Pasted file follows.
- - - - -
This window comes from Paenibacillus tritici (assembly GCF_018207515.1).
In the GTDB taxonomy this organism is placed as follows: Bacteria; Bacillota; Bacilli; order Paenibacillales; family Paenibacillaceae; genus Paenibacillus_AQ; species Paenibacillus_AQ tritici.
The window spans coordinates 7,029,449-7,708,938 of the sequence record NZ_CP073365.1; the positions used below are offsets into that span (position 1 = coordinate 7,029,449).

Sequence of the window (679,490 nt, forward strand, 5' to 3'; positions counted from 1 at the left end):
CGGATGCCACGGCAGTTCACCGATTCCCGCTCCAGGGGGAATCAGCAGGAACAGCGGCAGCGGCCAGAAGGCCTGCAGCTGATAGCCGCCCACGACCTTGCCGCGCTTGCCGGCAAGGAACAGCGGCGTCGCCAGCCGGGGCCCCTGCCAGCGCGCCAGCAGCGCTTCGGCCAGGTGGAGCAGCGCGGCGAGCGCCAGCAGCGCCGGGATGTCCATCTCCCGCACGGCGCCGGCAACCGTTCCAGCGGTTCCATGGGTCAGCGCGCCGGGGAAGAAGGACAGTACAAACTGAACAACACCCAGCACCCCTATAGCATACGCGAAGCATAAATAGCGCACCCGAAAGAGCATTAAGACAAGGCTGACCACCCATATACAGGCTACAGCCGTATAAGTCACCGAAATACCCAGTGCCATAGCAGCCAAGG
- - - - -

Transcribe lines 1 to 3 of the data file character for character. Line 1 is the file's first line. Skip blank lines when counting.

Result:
This window comes from Paenibacillus tritici (assembly GCF_018207515.1).
In the GTDB taxonomy this organism is placed as follows: Bacteria; Bacillota; Bacilli; order Paenibacillales; family Paenibacillaceae; genus Paenibacillus_AQ; species Paenibacillus_AQ tritici.
The window spans coordinates 7,029,449-7,708,938 of the sequence record NZ_CP073365.1; the positions used below are offsets into that span (position 1 = coordinate 7,029,449).